His Honour’s conclusion, that Mr Stockill had effectively no discretionary power so that he could not have been a fiduciary, is open to doubt. As is submitted for the appellant, as the person in charge, Mr Stockill had effective control over what was supplied to a customer. However, it is unnecessary to decide whether Mr Stockill did owe a fiduciary duty to the appellant, because his Honour was correct to conclude that no breach of the pleaded fiduciary duty was proved.
The appellant accepts that it had to prove that there was some personal interest of Mr Stockill which conflicted with his duty to his employer. The appellant’s argument is that the personal interest of Mr Stockill came from “his intention to confer that benefit [the supply of goods beyond the credit limit] on GMJ.” In the appellant’s argument, Mr Stockill’s personal interest was further described as “his interest (no matter how hopeful he was of a positive outcome) in continuing to supply GMJ outside of its credit terms. It did not require him to obtain a personal benefit”. The argument seeks support from the judgment of McLure JA (as she then was), with whom Owen and Newnes JJA agreed, in Settlement Agents Supervisory Board v Property Settlement Services Pty Ltd, where it was said that a fiduciary’s personal interest may be non-pecuniary and indirect, and the existence of a conflict of the fiduciary’s personal interest and duty is not dependent on proving that the fiduciary acted with the intention of advancing its personal interests.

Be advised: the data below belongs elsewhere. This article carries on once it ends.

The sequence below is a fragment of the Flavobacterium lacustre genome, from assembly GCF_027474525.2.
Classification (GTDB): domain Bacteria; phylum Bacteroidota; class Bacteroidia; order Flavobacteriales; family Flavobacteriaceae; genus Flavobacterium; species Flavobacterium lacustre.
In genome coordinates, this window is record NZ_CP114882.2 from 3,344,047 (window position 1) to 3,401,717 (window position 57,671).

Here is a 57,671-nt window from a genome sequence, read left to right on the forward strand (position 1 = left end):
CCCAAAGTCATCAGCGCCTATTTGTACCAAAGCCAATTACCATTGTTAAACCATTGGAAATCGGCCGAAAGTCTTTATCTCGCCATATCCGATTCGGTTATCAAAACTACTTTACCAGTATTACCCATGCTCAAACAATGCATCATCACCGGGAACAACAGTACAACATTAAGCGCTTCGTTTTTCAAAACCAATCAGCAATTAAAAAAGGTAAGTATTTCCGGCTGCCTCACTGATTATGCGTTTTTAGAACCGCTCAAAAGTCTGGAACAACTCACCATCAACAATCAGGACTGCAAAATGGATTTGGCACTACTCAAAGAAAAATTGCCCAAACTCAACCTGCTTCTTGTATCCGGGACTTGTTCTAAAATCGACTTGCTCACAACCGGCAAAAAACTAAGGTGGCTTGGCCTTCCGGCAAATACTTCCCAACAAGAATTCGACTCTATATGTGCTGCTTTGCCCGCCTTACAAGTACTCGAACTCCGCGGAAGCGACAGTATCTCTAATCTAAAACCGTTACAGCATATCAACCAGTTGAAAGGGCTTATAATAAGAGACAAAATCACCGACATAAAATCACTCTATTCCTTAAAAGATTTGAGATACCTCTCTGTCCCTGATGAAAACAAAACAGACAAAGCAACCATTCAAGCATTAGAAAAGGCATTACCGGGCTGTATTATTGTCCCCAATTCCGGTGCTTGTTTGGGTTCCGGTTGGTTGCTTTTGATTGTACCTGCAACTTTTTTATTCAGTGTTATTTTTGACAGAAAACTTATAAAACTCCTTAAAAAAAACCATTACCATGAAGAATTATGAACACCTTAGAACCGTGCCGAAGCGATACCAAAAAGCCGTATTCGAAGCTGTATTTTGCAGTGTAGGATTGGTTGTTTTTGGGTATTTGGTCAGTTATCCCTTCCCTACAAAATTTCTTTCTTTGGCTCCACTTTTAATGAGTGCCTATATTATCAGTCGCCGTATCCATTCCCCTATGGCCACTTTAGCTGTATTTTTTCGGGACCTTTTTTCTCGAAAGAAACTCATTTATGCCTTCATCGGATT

The appellant’s argument cannot be accepted. On the trial judge’s findings, there was no benefit which might have passed to Mr Stockill from allowing GMJ to trade outside its credit limit. Nor was there any actual or potential benefit in an indirect sense, such as a benefit which would or might be derived by a company of which Mr Stockill was a shareholder. If it could be said that Mr Stockill intended to confer a benefit upon GMJ (a question which is discussed below in relation to s 182), it does not follow that Mr Stockill had a personal interest in that outcome, such as to give rise to a conflict of interest and duty.
Section 182(1) is as follows:
“A director, secretary, other officer or employee of a corporation must not improperly use their position to:
gain an advantage for themselves or someone else; or
cause detriment to the corporation.”
In Chew v The Queen, the High Court considered the meaning of what was then s 229(4) of the Companies (Western Australia) Code, which made it an offence for an officer or employee of a corporation to “make improper use of his position as such an officer or employee to gain, directly or indirectly, an advantage for himself or for any other person or to cause detriment to the corporation.” Mason CJ, Brennan, Gaudron and McHugh JJ held that the word “to” in that provision should be read as “in order to”, that is to say that it should be given a purposive meaning in preference to a causative meaning. The terms of that provision are relevantly identical to s 182(1).